Monday, May 03, 2010

Saying Things with Graphs

Some of you may be familiar with sites like the always clever Indexed. But long before the internets, people have always been condensing lots of information into graphs and other visual representations.

The graph above shows the relationship between the width and height of a collection of Oreohelix shells. One might look at the information and see a closely linear relationship between the individual points of data and conclude they represent one species. We could follow this hypothesis by looking at the pattern of other dimensions of these shells. We might become very confident in our conspecific hypothesis if we could obtain genetic or soft-tissue in addition to the data from the shells. Unfortunately for paleontologists, soft-tissues and genetic sequences are hard to come by.

Here we see a relationship between the number of pirates and the amount of treasure they can obtain in a day. In this case, the trend appears to be linear for one to three pirates, but quickly approaches a maximum limit. The amount of booty that six pirates can get is not much more than the booty for ten pirates. This graph does not go above 10, however. It may be that the limiting factor (about 6,000 of booty per day) is the ship. If we had a sufficient number of pirates and boats, perhaps we could see another "plateau" at around 20 or 30 pirates. Again, we don't know for sure from this data, but it allows us to make testable hypotheses about the system.

Perhaps we have a hypothesis that about 20% of all pirates (1 in 5) have eyepatches. This graph shows that as the number of observed pirates increases, the number of eyepatches also increases. The slope of the line is almost 0.2 - what we would expect if our 20% hypothesis were correct. But, the "# of Eyepatches" does NOT tell us that each pirate is wearing the eyepatch. If this is just an independent observation of eyepatches, it tells us nothing about whether any actual pirate is wearing one. We must be careful - both in our interpretation of the data, but also the display of the data. Perhaps the eyepatch value IS related to a particular pirate. By not telling the reader this, we have actually made our findings harder to understand.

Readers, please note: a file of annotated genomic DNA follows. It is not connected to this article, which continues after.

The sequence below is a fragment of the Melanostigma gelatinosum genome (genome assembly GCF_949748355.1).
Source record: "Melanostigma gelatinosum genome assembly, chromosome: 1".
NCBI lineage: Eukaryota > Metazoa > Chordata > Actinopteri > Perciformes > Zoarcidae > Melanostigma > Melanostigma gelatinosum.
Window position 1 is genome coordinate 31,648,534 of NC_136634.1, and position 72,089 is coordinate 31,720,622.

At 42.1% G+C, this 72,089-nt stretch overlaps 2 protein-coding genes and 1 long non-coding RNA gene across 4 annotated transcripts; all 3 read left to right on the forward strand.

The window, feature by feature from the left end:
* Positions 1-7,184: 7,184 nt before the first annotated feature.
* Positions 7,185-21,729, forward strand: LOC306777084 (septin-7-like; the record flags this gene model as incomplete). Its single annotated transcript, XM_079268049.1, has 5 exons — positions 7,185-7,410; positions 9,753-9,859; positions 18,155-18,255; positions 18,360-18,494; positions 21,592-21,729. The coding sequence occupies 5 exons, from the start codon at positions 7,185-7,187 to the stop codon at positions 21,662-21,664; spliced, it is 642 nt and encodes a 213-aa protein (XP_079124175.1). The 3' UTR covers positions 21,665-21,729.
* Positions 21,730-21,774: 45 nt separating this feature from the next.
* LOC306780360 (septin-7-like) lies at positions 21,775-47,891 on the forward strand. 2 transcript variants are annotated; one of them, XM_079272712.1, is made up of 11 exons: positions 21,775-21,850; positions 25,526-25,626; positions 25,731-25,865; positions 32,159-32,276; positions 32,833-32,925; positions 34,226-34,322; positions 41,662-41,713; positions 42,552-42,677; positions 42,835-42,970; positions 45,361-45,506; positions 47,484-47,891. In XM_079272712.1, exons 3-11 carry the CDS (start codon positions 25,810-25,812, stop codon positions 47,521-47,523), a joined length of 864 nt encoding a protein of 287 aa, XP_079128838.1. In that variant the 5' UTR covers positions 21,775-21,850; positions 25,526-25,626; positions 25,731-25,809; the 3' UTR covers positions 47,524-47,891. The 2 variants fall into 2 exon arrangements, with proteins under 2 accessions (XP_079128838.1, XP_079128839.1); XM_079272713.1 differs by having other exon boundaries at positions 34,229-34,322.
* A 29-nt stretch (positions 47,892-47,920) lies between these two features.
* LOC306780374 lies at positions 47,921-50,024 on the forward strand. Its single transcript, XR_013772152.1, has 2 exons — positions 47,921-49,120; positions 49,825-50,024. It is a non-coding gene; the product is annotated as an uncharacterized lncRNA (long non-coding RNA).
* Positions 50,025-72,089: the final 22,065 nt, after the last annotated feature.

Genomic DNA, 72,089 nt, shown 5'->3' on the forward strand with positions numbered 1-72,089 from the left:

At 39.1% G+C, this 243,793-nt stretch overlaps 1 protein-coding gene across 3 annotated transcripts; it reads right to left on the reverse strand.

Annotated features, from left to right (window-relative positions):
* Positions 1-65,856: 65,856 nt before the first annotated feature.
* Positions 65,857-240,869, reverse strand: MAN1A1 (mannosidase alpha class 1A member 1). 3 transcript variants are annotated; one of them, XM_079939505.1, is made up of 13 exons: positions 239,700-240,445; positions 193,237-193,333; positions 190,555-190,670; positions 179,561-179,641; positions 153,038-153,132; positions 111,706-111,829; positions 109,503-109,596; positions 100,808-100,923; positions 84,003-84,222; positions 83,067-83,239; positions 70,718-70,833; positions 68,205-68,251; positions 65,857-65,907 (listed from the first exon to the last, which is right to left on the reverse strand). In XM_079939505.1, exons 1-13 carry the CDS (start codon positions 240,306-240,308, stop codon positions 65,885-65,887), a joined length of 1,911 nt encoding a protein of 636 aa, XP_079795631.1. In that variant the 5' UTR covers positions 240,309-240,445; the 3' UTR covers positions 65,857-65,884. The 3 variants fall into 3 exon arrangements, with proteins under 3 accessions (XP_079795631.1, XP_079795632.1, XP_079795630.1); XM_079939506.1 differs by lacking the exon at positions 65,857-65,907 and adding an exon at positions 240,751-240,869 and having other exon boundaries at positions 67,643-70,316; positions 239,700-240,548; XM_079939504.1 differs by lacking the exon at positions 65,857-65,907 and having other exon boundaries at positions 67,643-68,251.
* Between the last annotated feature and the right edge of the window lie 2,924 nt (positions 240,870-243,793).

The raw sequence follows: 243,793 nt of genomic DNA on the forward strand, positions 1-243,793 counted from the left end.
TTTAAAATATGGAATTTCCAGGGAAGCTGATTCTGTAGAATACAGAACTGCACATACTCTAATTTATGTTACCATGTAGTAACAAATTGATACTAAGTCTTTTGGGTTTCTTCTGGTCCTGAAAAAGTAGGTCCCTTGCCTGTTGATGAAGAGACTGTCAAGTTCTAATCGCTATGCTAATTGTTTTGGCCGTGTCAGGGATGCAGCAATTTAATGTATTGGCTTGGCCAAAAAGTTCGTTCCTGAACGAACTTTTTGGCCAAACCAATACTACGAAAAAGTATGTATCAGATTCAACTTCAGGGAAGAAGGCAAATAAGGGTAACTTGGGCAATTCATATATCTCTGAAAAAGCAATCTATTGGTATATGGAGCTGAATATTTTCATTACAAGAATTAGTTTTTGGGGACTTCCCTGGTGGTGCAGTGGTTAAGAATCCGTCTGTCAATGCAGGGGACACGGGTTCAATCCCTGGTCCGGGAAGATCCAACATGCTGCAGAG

Finally, what about complex systems or behaviors? If we know that pirates like rum, we might be able to infer pirate behavior based on the amount of rum. In this graph, we can see that the amount of rum available decreases with time. If there are only a few pirates, the run decreases in a slow, linear pattern. If there are many pirates, the amount of rum decreases rapidly in a non-linear fashion. Perhaps the more pirates there are, the more intense the drinking. Finally, if there is a ninja (a well-known enemy of pirates) nearby, the amount of rum does not change much at all. But then decreases in a non-linear pattern as if there were more pirates. It may be that the ninja forces the pirates to do battle, distracting them from any drinking. But after the battle, the remaining pirates celebrate more intensely than they would otherwise.

Keep in mind, these conclusions are not conclusively shown by this data. But they could be tested with further observations and data. In many ways, that's what good science does. It formulates hypotheses and interpretations based on existing information - interpretations that can be supported or falsified with additional information. If there was no way to corroborate or reject the interpretation, it is not science. It might be a good story, but it does nothing to further our understanding.

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